Of course it’s not over, even after all these decades; the troubled times are not behind us. There is still racism and chauvinism, still confusion and chaos, still antisocial throwbacks and self-serving crusaders. Even so, standing serenely above them all is a giant named Sidney Poitier– actor, director, author, diplomat– a role model for those with sincerity in their hearts, a leader for those who will listen.

Sidney Poitier, you see, is not too quiet — the world is simply too loud.

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Rick Hutchins was born in Boston, MA, and is a regular contributor to this blog.  In his quest to live up to the heroic ideal of helping people, he has worked in the health care field for the past twenty-five years, in various capacities. He is also the author of Large In Time, a collection of poetry, The RH Factor, a collection of short stories, and is the creator of Trunkards. Links to galleries of his art, photography and animation can be found on http://www.RJDiogenes.com.

Two of Hutchins’ previous essays on heroes appear in our new book Heroic Leadership: An Influence Taxonomy of 100 Exceptional Individuals.

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Josephine Baker: Bronze Venus

By Rick Hutchins

Pulp Fiction abounds with larger-than-life heroes who seemingly achieve more than any mere mortal could hope to accomplish in one lifetime. Mainstream society rejects such notions as mere Romanticism and advises us to set our sights lower — however, such people do exist.

This is the story of one such person.

The woman who would become known as the Bronze Venus was born into a life of poverty in the Negro slums of St. Louis in 1906, the daughter of Vaudeville performers. She did not intend to follow in her parents’ footsteps. However, abandoned by her father and abused as the domestic servant of a wealthy family, she found herself homeless and starving on the city streets; so, when dancing for pennies on the corner led to an invitation to perform in a local chorus line, she was not slow to accept.

Her natural talents quickly became apparent. Before she was out of her teens, she had moved to New York and had become the highest paid chorus girl in Vaudeville. By her early 20s, she was charming audiences in at the Folies Bergère in Paris with her uninhibited eroticism and comedic antics.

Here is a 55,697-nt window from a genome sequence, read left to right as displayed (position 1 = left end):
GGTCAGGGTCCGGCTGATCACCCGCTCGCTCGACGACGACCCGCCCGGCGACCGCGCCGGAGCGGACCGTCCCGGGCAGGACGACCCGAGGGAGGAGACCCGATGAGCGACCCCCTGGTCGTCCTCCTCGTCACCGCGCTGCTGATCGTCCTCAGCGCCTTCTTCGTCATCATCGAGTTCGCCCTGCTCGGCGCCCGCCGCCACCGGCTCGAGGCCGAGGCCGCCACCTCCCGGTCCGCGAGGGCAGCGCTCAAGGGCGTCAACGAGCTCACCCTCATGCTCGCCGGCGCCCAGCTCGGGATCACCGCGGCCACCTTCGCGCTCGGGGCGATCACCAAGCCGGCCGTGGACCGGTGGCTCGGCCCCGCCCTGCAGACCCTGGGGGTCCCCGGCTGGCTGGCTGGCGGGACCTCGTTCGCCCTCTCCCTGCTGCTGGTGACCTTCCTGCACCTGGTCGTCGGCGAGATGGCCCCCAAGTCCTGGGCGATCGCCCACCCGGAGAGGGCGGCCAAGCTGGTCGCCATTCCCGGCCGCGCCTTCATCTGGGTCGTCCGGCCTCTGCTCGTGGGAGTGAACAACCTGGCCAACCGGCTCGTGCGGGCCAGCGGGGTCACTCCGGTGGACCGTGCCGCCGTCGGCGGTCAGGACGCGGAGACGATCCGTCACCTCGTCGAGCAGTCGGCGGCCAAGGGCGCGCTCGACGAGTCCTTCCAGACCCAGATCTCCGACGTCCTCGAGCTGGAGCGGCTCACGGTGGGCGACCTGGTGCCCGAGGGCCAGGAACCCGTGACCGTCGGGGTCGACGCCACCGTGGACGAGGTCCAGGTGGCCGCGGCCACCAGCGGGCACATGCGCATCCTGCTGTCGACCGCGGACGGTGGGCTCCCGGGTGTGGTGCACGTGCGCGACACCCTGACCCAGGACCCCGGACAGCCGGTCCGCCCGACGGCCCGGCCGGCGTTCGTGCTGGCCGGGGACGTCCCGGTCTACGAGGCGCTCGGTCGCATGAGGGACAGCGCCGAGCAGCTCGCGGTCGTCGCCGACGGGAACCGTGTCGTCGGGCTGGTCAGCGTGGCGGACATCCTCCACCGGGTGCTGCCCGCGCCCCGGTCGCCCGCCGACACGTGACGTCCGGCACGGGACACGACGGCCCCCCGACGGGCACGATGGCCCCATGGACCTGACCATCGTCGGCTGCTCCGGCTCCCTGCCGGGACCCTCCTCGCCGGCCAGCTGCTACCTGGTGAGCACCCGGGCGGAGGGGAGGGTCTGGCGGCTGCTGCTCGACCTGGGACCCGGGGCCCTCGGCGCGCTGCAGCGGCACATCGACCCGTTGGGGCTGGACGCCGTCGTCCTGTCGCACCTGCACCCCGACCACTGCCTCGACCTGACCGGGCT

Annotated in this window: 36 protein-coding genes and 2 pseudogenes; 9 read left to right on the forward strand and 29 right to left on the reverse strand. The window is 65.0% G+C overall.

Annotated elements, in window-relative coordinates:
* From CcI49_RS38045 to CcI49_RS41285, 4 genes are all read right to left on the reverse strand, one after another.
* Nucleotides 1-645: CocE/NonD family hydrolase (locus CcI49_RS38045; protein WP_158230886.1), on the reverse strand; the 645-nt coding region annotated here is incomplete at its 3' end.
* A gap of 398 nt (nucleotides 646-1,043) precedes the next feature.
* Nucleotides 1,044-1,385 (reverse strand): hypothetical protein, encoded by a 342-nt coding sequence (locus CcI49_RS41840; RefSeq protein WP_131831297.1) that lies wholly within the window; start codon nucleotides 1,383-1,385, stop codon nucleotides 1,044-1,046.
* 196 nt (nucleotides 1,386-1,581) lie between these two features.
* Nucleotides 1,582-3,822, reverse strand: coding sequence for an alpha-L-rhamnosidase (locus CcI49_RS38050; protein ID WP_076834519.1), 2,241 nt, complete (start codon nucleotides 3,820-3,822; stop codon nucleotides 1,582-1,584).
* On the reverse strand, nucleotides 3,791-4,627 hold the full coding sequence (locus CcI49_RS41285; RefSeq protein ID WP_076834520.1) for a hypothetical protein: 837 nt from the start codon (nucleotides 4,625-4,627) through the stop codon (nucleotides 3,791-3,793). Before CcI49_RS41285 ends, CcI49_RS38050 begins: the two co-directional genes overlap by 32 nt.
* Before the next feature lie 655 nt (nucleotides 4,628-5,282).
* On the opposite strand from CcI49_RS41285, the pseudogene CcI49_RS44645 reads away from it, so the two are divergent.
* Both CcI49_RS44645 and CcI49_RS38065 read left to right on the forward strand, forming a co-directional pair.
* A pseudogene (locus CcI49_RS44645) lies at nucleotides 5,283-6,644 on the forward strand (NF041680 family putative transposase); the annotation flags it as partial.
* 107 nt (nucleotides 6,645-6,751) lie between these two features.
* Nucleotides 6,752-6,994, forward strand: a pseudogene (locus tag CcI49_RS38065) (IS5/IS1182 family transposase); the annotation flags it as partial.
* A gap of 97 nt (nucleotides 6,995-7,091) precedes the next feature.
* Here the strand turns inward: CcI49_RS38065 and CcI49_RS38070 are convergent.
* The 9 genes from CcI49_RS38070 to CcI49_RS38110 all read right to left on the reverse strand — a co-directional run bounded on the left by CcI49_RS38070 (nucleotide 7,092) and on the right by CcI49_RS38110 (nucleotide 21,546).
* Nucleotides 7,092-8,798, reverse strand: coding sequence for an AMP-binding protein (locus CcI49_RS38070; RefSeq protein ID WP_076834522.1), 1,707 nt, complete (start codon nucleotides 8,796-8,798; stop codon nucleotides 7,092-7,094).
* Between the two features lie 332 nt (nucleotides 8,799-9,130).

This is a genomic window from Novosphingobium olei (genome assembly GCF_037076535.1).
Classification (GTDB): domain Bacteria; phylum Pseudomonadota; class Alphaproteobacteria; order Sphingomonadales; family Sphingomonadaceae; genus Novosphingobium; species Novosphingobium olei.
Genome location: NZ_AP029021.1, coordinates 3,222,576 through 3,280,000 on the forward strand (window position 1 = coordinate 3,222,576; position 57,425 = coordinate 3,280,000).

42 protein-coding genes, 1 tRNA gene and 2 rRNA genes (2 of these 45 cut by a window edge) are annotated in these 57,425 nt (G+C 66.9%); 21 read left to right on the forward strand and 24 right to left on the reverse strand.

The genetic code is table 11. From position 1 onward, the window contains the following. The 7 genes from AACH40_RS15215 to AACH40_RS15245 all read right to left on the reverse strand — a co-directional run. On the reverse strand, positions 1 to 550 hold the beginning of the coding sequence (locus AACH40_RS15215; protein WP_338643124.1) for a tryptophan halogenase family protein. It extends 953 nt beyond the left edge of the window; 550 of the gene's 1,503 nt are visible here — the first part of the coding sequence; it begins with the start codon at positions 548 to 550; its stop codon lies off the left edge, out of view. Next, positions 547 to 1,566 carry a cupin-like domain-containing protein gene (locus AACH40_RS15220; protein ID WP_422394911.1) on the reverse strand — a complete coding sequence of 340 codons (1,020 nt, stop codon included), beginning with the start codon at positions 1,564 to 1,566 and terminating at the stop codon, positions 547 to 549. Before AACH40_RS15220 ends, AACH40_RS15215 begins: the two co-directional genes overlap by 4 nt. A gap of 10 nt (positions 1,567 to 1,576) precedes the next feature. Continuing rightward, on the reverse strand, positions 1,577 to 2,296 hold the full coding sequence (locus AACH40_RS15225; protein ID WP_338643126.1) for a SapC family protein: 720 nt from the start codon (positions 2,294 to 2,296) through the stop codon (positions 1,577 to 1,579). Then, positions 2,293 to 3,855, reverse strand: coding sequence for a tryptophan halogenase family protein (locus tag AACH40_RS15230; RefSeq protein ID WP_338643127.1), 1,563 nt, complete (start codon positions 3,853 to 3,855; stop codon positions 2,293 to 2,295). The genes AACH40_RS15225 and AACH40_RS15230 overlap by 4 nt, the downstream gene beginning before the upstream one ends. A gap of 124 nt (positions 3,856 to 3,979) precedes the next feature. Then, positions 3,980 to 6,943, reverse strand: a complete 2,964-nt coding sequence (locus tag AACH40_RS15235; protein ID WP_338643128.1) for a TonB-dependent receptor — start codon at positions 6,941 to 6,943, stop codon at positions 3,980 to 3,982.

Josephine Baker quickly became one of the most famous women in the world. Her success allowed her to be financially independent, quite rare for a woman of that era and unheard of for a Black woman. As an artist, she was an innovator. In addition to pushing the boundaries of eroticism and nudity, even by the standards of the Roaring 20s, she was the first Black woman to star in a major motion picture and is credited with introducing the Jazz Age to Europe.

After more than a decade of increasing success as an exotic performer (complete with pet cheetah), mitigated only somewhat by experiences with racism in the United States, Baker had become a French citizen and did not hesitate to answer the call when World War II broke out. She was recruited by French Military Intelligence and, later, the French Resistance to obtain and conduct information vital to the war effort.

Her celebrity status allowed her to rub shoulders with movers and shakers at embassies throughout Europe and her charm allowed her to gather data about enemy airfields, harbors, and troop movements, which she would then convey written in invisible ink on her sheet music and in notes pinned in her underwear. She was, in short, a spy. In addition, her home in the south of France became an unofficial headquarters for the Free French movement, where operatives could obtain visas.

Throughout the war, Baker also performed freely for the troops and worked as a nurse for the Red Cross. Many Allied soldiers remembered her generosity and healing ministrations throughout the remainder of their lives.

For her efforts, she was awarded the Croix de guerre and the Rosette de la Résistance, and was made a Chevalier of the Légion d’honneur by General Charles de Gaulle.

After the war ended, Baker’s celebrity status was heightened by her wartime heroism, and she was not afraid to use her newfound clout. Returning to the United States after many years, she refused to perform for segregated audiences– most venues, most notably in Miami and Las Vegas, gave in to her demands, resulting in a sold-out national tour. She was named the NAACP Woman of the Year in 1951 and May 20th was declared Josephine Baker Day. A parade was held in her honor.

All was not wine and roses, however. She was turned away by dozens of hotels for being Black and received death threats from the Ku Klux Klan. A confrontation at the New York Stork Club (in which she was befriended by Grace Kelly, a hero in her own right), resulted in the revocation of her visa for several years.